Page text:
Imagine standing in the Great Hall of Hogwarts School of Witchcraft. Facing you is a virtual reality Harry Potter. You’ve read all seven books, becoming so immersed you feel you know him better than your actual siblings. His gestures, mannerisms, even speech is so real, you can ask him anything. And so you do.
“Harry, what is your favorite color?”
How would Harry really answer? That was the problem Inmerssion, an El Paso-based virtual reality startup, hoped to solve. Former iterations of virtual agents used the WATSON model of Artificial Intelligence. You may remember Watson as the software that won “Jeopardy.”
“Our first prototype used Watson, and we loaded in all seven books,” says Inmerssion co-founder Ivan Gris. But that kind of AI has a big drawback: It only spits out what is put in, in a very rote and impersonal fashion. So Gris and his team have gone beyond Watson. Team members, who met at University of Texas at El Paso, took theatre improv classes to help explore character, while also tapping into their professors, classmates, psychologists, actors and even passing strangers at the local Starbucks.
Despite these “inputs,” Inmerssion got off to a rocky start. “When we got [to Creative Startups], we went in pretty happy and secure and we walked away with our dreams and hopes shattered,” Gris says. “A lot of the things we were planning to do were wrong. We almost broke up the company when we were there.”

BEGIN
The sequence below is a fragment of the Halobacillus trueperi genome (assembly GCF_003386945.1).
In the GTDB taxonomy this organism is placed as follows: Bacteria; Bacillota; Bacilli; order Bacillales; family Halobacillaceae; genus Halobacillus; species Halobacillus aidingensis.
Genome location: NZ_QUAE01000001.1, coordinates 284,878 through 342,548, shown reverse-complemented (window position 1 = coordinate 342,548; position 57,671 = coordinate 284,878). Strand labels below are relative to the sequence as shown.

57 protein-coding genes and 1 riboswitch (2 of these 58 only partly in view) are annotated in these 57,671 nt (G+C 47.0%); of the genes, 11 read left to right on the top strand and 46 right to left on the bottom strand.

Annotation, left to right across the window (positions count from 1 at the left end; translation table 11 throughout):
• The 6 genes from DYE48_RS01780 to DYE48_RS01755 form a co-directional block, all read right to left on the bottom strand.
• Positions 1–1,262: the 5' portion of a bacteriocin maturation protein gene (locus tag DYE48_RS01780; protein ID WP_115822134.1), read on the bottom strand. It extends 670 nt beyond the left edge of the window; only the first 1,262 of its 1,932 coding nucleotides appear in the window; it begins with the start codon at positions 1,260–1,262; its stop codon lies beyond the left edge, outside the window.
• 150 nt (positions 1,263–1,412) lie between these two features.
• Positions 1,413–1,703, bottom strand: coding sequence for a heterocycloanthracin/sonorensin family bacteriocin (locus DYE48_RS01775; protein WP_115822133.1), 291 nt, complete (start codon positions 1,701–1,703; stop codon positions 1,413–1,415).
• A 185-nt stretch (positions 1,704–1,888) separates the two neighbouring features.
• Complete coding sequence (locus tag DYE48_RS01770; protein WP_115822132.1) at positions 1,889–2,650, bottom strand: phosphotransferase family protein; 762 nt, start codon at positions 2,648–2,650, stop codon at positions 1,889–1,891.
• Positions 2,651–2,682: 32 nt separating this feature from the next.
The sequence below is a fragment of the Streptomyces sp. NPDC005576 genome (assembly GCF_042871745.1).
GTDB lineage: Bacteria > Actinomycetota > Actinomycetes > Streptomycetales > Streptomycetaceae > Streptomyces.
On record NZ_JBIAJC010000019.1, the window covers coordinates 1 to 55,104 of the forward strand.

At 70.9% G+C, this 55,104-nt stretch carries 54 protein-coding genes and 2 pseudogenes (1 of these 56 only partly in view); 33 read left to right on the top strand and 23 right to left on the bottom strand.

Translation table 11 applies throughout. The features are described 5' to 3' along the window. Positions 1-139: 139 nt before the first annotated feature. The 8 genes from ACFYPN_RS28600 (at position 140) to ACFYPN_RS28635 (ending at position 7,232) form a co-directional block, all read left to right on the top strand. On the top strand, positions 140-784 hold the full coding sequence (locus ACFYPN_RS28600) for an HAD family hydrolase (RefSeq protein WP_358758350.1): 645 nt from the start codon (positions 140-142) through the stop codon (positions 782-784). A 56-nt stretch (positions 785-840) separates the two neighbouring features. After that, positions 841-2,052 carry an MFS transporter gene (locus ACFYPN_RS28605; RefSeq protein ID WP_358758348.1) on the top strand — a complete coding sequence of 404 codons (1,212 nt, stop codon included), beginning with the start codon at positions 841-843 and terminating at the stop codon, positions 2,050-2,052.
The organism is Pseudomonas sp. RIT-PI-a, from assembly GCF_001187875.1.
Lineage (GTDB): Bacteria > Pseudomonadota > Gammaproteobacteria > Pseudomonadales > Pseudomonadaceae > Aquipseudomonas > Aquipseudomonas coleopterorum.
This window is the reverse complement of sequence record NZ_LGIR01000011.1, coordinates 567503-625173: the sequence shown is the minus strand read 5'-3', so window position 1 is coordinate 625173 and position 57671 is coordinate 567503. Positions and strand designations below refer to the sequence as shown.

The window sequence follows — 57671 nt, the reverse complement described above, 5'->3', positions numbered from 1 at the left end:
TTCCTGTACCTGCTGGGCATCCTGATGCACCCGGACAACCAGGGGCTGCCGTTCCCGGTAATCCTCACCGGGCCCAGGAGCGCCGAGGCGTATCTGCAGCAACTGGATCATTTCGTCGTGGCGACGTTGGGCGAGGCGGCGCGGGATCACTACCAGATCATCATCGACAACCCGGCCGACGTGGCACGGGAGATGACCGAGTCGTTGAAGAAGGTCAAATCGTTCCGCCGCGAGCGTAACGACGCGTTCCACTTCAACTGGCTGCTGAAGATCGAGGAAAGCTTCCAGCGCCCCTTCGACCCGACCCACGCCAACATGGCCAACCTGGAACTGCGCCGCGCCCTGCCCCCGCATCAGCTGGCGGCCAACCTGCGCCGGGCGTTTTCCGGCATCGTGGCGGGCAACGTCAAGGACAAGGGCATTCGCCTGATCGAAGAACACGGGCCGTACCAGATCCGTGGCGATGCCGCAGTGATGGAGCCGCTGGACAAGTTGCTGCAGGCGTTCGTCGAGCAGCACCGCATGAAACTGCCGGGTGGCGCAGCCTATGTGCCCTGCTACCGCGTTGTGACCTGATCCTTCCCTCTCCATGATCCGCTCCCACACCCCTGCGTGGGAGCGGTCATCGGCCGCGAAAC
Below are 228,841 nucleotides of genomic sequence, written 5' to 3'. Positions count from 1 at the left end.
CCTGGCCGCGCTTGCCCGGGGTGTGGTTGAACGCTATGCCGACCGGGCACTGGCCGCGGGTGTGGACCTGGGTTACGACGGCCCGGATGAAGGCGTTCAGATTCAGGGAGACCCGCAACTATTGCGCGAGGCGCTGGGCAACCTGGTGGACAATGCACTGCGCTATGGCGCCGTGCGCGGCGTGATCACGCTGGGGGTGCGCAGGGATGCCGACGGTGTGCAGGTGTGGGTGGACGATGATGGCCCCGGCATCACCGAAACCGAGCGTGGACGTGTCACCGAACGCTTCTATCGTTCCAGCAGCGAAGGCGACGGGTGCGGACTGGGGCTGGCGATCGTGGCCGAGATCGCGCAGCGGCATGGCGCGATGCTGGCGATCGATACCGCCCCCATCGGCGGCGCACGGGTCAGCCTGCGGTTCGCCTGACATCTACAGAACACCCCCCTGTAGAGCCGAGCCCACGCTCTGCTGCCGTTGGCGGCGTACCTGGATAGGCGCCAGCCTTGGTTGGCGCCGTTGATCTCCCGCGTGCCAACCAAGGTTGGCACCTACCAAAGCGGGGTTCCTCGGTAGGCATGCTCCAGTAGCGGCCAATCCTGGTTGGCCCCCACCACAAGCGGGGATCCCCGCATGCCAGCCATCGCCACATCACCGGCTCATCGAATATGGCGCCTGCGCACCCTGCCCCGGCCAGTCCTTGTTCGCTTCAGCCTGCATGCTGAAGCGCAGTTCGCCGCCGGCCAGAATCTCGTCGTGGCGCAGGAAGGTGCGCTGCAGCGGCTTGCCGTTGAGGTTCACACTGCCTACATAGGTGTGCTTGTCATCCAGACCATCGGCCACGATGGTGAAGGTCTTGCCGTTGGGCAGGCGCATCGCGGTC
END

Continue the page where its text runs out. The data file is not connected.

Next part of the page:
The fundamental problem was a lack of delivery system for Inmerssions’ services, a common problem for virtual reality developers. In many cases, VR companies have technologically advanced much faster than the market for their services. Accelerators such as Rothenberg Ventures’ River, which focuses on companies pushing the limits of current technology, including Artificial Intelligence and Virtual Reality, are helping entrepreneurs prepare for the imminent arrival of delivery systems for such technology. Mentors at Creative Startups told Gris and his team that they must wait for the market to catch up.
Happily for Gris and team, this catching up seems upon us. The Oculus Virtual Reality headset launched on March 28, and, just as their mentors told them, Inmersion was able to immediately launch a Merlin character in the Occulus app store (which, at the time of this writing is not yet live on the site). They were so successful in making Merlin realistic, Gris says, that some people didn’t like Merlin at all. “He turned out to be arrogant and had a big sense of self importance,” he says, adding, “we are not looking for perfect solutions, but real characters who you may or may not like.”
Inmerssion has already been approached by several investors, Gris says, but, for now, the fledgling company is hoping to develop relationships with other players and potential applications. They’ve also formed a relationship with another Creative Startups graduate, Oscar Galvan from Ver Con Los Manos—to develop virtual reality museum tour guides for the visually impaired.
Once the purview of gamers, virtual agents, with the help of companies like Inmerssion, virtual reality may soon appear in classrooms (imagine joining in on the signing of the Declaration of Independence, and asking Thomas Jefferson a question), in museums and in other applications where storytelling is at the heart of technology.